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Wiring shop.

mitz1981's picture

Wiring shop. (post #170640)

Hello, first of all, thank you so much for everyone on this forum. I barely post but I always read tips and advices.


Recently, I bought the following machines for my own shop that im setting up.


King 10" Table Saw KC-24FXT/i50  (220V 1phase 3HP 12.8A?)

Rok Dust Collector 80106  (240V 60Hz 3HP ?A)

King 20" Planer KC-530FXR   (240V 30A)

also, planning to buy a around 60G Compressor (240V ?A)

 

Right now, there is only 1 240V line of 15A so I was gonna use that for Table Saw.(12AWG wire)

for Planer, I am getting 40A 240V line for it. Wire should be 10AWG? as it is mentioned on manual.


Is It possible to share and run Dust Collector and Compressor at same time if I have enough Ampage?(lets say 50A? to be sure?) and if its possible, should I use 10AWG or 12 AWG? for those?


hope im making sense.


Thank you so much for reading this. Any advice would be greatly appreciated!

 

 

Westchester's picture

Power (post #170640, reply #1 of 6)

Hello Mitz -

Watts - Amps - Wire Size - I'm no help, but what I can tell you is after having the power grid set up in my shop the first time - I had it done two more times to put more circuits - plugs - apmerage etc. as I got more toys - 

 

SA

mitz1981's picture

Thank you for your input. its (post #170640, reply #2 of 6)

Thank you for your input. its true. its better to have more than enough.

thanks SA!

Jigs-n-fixtures's picture

Try posting on Breaktime (post #170640, reply #3 of 6)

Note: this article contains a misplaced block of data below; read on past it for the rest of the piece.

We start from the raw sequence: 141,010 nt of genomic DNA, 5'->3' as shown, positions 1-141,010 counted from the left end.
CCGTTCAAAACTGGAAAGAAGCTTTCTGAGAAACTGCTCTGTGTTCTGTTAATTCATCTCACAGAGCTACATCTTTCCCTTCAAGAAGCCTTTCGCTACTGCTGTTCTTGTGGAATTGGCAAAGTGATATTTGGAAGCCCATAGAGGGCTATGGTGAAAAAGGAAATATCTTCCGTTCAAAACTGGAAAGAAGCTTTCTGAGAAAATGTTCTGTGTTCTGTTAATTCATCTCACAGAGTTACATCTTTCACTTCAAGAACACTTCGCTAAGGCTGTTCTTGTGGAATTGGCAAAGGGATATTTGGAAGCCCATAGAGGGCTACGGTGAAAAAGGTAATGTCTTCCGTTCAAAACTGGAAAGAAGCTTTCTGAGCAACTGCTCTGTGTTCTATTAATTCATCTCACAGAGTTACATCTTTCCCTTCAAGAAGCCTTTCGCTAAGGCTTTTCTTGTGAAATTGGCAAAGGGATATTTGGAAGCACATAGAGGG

Breaktime is the forum over on the Fine Homebuilding site. 

There are usually a few electricians around who can give you good advice. 

Now for the questions:

Is this a detached structure?

If so, how big of wire goes to it, and how is it protected. 

And a bit of advice:  You should install two seperate 110-volt, 20-amp receptacle circuits on the walls.  This allows you to run a power tool, and a shop vac with out exceeding the capacity of the circuits. 

Lighting should be entirely seperate from any circuit that can feed tools. 

A key controlled contactor to control the tool circuits is a nice to have item.  It can be set up so all the tools stay off if the power goes off and come back on.  Your bigger equipment probably has magnetic starters which makes it a little less necessary.  But it is a bit frighteneing to be in the shop ripping something on the table saw, and have the power die leaving you standing in the dark, with a half cut board with the blade in it, wondering what to do.  Take your hands off the board to hit the off switch?  Try to lift the board off the blade in the dark? 

mitz1981's picture

    (post #170640, reply #5 of 6)

oops sorry, dont know why it didnt work. it keeps saying it has triggered the spam filter:(


its actually a industrial building space im renting. im just taking over the shop with my machines


thank you for reply ill try the other forum!

 

RalphBarker's picture

Two primary requirements (post #170640, reply #6 of 6)

I can't help with the electrical specs, but I think you have two primary requirements:


1. What is actually required for the separate circuits for each machine, and

2. what the owner of the building will approve in accordance with the fine print in your lease.

I suspect that #2 will require the work be done by a licensed electrician, probably making any forum comments moot.

mitz1981's picture

    (post #170640, reply #4 of 6)